!(feature_c)http://relayer.s3.amazonaws.com/articles/spreads/5188f2ba3c6c720002000354.jpg!Spin London, The Urban Cycle Show, debuted over the early May bank holiday weekend at The Old Truman Brewery. One hundred percent independent, it was a three-day event for cycling enthusiasts already using two pedals as their preferred mode of transport, and knowledgeable brand ambassadors there to help if you wanted to get on your bike.
There were five distinct areas to explore over two floors of the space. Down Cycle Alley, a shiny lilac sci-fi creation of carbon and steel from Festka captured the imagination. But the great thing about Spin was the wealth of aesthetics catered for, so if traditional craftsmanship was more your thing, there were classic bikes from Avenue and Moss.
!(feature_l)http://relayer.s3.amazonaws.com/articles/spreads/5188f36e3c6c720002000357.jpg!In the Bike Hall, the emphasis was on urban cycling. Just as the mountain bike was designed for mountains, so the Tokyo bike was designed for Tokyo, and London-based Wren exhibited beautifully made machines for the city cyclist. The area also featured stalls by the London Cycle Campaign (LCC), who work to improve cycling conditions on the road, and Pedal Pod storage solutions.
Artists in the Makers Lounge had some great pieces to adorn your walls. Illustrator Rebecca Jay Kay offered maxims such as “Great minds ride a bike”, while Antony Oram’s obsession with type led to designing screen prints especially of the bike themed variety.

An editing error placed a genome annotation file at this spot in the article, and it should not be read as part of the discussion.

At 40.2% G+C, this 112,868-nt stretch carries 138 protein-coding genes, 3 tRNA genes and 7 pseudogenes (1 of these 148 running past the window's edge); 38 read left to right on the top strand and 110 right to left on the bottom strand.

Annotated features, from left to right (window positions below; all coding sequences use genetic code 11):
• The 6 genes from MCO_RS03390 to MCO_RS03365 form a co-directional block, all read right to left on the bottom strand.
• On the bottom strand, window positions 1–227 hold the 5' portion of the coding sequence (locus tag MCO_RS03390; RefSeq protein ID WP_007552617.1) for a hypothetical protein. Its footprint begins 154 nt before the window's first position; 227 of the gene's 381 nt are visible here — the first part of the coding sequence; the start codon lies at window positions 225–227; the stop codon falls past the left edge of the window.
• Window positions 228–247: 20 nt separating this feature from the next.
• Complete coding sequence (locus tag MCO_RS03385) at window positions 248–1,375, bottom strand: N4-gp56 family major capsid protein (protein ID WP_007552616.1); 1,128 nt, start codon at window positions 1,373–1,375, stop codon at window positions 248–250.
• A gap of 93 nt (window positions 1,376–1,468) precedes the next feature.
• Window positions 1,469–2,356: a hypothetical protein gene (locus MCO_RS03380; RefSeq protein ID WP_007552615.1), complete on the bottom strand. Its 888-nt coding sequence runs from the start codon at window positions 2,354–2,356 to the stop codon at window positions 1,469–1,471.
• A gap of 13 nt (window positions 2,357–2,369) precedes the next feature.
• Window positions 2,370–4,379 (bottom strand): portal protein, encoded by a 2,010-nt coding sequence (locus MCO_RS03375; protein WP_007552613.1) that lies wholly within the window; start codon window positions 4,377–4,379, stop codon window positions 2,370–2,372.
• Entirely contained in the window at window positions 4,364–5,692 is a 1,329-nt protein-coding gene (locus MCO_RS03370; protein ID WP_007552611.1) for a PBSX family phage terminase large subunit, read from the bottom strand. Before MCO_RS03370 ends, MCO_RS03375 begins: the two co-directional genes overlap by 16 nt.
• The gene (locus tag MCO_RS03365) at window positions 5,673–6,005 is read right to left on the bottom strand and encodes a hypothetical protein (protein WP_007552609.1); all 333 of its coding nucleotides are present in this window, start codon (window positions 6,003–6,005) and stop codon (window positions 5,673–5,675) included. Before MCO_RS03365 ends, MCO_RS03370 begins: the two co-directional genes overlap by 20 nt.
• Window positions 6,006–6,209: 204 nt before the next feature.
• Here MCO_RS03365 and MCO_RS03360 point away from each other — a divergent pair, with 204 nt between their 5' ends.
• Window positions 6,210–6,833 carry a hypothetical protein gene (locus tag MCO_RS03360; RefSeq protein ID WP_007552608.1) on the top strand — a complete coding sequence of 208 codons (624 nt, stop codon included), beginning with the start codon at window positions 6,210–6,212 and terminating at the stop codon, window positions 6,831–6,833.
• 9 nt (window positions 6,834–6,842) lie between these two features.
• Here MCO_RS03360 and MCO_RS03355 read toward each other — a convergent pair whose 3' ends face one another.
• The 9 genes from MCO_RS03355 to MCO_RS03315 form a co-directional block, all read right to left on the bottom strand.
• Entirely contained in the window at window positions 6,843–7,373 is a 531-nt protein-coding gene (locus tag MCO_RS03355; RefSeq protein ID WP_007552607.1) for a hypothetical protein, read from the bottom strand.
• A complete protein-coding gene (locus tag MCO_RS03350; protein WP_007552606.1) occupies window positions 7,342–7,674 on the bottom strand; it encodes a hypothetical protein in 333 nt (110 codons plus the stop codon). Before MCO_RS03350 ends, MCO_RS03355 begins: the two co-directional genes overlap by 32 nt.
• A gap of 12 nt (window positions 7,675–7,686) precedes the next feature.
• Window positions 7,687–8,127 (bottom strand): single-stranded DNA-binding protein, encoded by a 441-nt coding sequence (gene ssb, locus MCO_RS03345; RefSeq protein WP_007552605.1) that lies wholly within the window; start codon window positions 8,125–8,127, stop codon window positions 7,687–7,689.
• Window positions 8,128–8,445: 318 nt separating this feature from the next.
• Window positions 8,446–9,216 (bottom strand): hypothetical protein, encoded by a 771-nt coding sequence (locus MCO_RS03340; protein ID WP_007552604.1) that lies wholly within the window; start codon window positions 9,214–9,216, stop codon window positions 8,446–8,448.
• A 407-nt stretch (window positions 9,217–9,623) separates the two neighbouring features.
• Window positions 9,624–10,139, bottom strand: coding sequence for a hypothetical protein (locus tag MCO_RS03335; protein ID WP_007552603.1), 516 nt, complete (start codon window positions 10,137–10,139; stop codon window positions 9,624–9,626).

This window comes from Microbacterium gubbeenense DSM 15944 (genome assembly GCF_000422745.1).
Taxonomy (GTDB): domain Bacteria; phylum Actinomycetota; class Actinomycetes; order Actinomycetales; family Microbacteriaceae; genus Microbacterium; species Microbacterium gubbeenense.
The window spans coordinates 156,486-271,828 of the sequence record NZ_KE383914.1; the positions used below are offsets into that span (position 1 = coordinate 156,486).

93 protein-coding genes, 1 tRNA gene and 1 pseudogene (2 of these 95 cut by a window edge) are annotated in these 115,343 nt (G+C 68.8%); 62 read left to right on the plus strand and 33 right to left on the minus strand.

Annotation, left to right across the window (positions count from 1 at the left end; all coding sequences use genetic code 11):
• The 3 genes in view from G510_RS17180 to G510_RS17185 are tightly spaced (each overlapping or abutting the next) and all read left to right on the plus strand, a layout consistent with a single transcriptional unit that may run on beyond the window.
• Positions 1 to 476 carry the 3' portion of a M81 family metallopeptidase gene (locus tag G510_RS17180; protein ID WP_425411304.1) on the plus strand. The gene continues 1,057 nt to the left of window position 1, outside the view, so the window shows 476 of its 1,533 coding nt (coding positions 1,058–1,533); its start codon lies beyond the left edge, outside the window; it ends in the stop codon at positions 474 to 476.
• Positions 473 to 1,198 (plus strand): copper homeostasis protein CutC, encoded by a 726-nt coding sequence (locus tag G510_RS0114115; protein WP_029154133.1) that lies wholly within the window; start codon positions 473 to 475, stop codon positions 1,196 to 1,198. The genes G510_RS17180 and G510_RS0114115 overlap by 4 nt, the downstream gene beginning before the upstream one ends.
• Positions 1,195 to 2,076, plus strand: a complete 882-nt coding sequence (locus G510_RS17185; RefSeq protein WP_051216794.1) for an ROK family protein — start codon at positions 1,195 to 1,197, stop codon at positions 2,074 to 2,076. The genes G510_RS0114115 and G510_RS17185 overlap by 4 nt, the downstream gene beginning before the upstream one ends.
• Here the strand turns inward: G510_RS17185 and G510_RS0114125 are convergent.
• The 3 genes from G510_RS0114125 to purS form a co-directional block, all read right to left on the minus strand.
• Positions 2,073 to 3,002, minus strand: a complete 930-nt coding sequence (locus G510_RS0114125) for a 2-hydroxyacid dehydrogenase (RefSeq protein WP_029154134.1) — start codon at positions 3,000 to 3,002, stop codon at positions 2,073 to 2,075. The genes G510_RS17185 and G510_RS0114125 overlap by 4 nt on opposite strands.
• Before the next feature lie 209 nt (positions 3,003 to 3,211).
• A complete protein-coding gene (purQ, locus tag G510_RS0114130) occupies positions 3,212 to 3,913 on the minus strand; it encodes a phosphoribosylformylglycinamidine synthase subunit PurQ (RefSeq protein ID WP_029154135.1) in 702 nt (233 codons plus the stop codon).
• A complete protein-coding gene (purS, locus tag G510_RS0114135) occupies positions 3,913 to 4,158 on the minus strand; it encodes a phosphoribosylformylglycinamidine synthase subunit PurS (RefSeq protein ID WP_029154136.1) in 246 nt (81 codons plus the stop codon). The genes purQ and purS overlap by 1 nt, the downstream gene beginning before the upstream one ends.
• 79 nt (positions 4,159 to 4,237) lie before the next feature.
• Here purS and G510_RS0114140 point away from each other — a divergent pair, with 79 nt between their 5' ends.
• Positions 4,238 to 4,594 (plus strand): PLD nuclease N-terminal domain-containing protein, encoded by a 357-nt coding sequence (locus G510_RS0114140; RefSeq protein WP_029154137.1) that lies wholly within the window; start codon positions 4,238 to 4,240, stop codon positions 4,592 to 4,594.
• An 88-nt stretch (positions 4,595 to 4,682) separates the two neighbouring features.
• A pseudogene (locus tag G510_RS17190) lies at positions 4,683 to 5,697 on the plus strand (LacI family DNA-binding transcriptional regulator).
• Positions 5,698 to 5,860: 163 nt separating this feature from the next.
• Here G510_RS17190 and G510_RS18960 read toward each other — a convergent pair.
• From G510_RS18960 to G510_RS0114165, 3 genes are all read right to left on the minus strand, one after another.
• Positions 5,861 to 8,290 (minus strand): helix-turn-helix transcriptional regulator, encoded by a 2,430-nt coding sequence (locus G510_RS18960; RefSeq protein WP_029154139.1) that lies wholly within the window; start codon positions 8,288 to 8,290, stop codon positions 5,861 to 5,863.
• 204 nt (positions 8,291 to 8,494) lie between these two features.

As one of artist Rebecca J Kay’s prints wisely said, “Coffee helps the wheels go round”.
Time for a pit stop in the Assembly bar to check out art from Bicycle Taxidermy (why part with your favourite handle bars when no longer roadworthy? Have them mounted!) whilst listening to the tunes of the resident DJs.
!(feature_r)http://relayer.s3.amazonaws.com/articles/spreads/5188f3133c6c720002000355.jpg!Refreshed, it was then it was on to the Fashion Forum, where you could find a classic cycling jersey at Hackney GT, or some great handcrafted bags that worked on and off road from Blind Chic. Another pit stop and a coffee from Berlin based Standert Cafe and Bike Shop, I ended my Spin London journey with a short film in the pedal powered cycle cinema. As one of artist Rebecca J Kay’s prints wisely said, “Coffee helps the wheels go round”.
_To find out more about any of the companies that took part in the festival check out www.spinldn.com